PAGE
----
'The Shape of Water' and 'Get Out' Cleaned Up at the Academy Awards 2018, and Here's Why:
Seriously, horror films are in. Big time.
Long gone are the days when the horror film is nothing more than a cheesy guilty pleasure, wrought with unbelievable circumstances and lackluster characters featuring one-dimensional brain neurons choosing to do the stupidest stuff just to serve a plot. This year, the Oscars proved otherwise....
Don't get me wrong, though: Oscars and awards a good movie may not make.
And we're sure many have their opinions on them. GET OUT certainly polarized a bit, but not without making major statements and proving that a certain message can be communicated in the guise of a satirical horror film, breaking boundaries and even genre lines like no other.
But THE SHAPE OF WATER? More outlandish. Yet beautifully made and with the due adorned for Mr. Guillermo del Toro, a true artist in his own right. The thing is, such a film proves exactly this:
A horror film CAN be a romance.
Remember CRIMSON PEAK? Gothic romance often did fall within the same umbrella genre as horror. THE SHAPE OF WATER was definitely more of the same, but with roots we all know of hailing from as far back as KING KONG and especially the great THE CREATURE FROM THE BLACK LAGOON.
Essentially, romance was always an integral part of horror, from way back in the classics.
THE SHAPE OF WATER really wasn't anything different except touching on the aesthetics even more than the classic itself, which the film seemed to tap into quite well. Nothing wrong with harnessing the classic power of a timeless masterpiece.
Even MORE astonishing was what Jordan Peele won for 'Get Out.'
And we already knew that this film was indeed groundbreaking without being gimmicky or too high concept. A true sign of a writer able to peele layers of a story and reveal so much more than just a plot playing off paranoia and some dark comedic mentality —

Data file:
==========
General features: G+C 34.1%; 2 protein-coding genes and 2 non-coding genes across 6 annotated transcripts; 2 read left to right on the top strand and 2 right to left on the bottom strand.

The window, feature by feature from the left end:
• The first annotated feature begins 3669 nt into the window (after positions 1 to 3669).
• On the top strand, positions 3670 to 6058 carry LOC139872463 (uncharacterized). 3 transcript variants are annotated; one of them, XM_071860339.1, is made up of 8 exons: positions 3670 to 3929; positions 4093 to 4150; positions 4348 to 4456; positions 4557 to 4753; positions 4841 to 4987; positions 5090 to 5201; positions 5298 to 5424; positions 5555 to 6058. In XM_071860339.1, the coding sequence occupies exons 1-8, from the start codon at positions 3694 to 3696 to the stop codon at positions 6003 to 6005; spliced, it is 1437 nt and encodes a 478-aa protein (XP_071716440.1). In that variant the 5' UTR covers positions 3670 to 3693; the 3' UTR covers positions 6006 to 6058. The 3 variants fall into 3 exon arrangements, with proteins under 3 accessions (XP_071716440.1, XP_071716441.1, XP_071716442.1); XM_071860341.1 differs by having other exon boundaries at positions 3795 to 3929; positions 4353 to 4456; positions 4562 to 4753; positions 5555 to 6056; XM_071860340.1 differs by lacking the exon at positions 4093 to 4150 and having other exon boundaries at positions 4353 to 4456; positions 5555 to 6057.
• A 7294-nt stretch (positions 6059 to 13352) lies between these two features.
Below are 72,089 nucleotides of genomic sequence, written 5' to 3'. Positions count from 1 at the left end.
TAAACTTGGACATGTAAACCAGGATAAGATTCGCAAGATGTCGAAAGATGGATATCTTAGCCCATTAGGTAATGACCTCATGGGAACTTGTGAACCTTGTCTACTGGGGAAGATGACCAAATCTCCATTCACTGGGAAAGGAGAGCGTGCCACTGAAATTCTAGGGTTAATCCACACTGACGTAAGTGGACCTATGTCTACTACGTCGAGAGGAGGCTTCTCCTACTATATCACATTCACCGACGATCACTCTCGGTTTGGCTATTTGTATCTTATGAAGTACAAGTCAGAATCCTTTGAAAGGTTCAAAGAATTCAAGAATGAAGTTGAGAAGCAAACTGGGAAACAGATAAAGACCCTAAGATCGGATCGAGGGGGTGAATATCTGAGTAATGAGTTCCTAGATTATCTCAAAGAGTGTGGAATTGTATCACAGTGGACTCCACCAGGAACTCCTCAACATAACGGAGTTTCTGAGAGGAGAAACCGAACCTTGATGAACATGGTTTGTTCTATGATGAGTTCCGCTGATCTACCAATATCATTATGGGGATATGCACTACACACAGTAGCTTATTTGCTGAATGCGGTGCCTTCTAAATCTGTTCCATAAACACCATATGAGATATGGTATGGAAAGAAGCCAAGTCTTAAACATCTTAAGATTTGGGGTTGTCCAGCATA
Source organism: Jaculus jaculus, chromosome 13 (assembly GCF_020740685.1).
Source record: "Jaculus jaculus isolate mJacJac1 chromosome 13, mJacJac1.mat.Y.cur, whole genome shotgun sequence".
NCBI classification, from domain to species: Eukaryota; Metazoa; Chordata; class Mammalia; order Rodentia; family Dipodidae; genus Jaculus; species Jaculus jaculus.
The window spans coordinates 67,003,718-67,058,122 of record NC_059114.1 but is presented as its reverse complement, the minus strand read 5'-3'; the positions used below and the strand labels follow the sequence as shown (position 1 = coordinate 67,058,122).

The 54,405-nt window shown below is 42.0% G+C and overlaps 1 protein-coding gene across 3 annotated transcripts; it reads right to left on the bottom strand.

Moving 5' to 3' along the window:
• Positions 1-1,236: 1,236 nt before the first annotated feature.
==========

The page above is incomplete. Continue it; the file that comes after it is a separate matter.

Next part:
(Think THE STEPFORD WIVES or INVASION OF THE BODY SNATCHERS.)
Now, we know that a lot of naysayers will just say it's a cheap knock-off of some of these kinds of films, but let's be fair here:
Execution makes just as much a difference as "originality."
Truly, GET OUT was about as original as they come, focusing on a common theme and structure but then reinventing and twisting it all right on its own heads to elevate horror in such a way as to express everything from racial tension to studies of class ranking in society. All while being rather disturbing and eerie!
That's the kind of screenplay writing that pays off. As you can see right here...
So just in case you haven't seen the point quite yet, it's this: TWO horror films won some of the best awards at the Oscars.
Let that sink in. GET OUT happens to be the first horror film to win an award for screenwriting. The actual dialogue. Not even THE EXORCIST received that accolade. THE SIXTH SENSE did get nominated for "Best Screenplay," but never won. That's just hard for a horror film to win when you think about it.
Far be it from us to ignore that horror films at the Academy Awards are just too far and few between, often shunned by the astute professionals behind the "golden dude." THE EXORCIST didn't even win "Best Picture."
It did win "Best Adapted Screenplay," and Mr. William Peter Blatty (God rest his soul) did get nominated for "Best Director" (but didn't win).
We repeat, though: THE SHAPE OF WATERdid. Two awards. Two of arguably the most prestigious awards in the Oscars.
That's proof that a horror film can be a masterpiece.
Without a doubt... The fact is, horror's a genre. It's a way of telling a story. A story with meaning. Yes, it's easy to just let go of that meaning and go for the scares. But the point of horror isn't to just scare....
It simply wants to make you ask questions. And question your reality. Isn't that what storytelling is actually all about?
I am an author, adventurer, and father, living with my wife, four daughters and one son in Grand Rapids, Michigan. I've trekked through tundras, waded through swamps, wandered through deserts, and swam in the Great Barrier Reef.